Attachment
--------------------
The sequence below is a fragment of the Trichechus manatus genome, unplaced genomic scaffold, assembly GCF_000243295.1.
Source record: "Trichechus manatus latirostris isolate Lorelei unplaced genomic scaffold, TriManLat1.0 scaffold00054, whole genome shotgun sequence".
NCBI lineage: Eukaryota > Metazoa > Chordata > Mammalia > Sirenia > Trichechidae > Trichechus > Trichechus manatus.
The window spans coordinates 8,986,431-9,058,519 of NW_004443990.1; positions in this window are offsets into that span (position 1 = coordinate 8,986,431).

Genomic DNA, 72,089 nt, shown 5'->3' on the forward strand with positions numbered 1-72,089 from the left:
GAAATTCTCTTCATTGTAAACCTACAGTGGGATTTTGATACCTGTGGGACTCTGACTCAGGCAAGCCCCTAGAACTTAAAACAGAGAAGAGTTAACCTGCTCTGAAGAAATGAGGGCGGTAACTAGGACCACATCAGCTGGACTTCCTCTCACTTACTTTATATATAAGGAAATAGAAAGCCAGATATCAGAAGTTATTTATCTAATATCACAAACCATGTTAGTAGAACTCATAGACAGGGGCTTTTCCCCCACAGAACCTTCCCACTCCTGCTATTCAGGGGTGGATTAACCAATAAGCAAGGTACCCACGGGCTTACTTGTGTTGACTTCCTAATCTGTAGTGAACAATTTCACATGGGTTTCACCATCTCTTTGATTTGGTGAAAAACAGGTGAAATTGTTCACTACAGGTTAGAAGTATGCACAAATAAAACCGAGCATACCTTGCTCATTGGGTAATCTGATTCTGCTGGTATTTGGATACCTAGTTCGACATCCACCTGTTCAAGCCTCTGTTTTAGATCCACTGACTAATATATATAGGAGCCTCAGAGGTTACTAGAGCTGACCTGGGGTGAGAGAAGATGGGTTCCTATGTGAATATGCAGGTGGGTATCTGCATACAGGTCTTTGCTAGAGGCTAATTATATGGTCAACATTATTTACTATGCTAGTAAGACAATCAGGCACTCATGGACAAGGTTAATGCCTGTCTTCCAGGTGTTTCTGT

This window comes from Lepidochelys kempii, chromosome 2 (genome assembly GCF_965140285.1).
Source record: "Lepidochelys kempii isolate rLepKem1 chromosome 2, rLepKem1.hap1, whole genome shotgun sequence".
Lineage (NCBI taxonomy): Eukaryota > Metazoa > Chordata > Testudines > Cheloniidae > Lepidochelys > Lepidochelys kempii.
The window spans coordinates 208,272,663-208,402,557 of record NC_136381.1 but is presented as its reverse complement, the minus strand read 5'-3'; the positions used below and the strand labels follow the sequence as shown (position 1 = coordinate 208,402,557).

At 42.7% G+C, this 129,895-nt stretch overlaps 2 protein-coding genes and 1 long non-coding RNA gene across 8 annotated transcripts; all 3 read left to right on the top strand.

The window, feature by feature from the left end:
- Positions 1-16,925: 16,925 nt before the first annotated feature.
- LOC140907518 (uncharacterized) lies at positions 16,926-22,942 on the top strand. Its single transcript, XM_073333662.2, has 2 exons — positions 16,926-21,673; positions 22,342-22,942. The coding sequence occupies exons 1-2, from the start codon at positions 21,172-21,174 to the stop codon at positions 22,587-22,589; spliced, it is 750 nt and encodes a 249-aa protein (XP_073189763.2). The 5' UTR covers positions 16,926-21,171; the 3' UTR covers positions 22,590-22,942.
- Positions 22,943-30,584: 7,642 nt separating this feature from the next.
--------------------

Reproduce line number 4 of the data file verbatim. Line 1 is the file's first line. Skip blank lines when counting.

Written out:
The window spans coordinates 8,986,431-9,058,519 of NW_004443990.1; positions in this window are offsets into that span (position 1 = coordinate 8,986,431).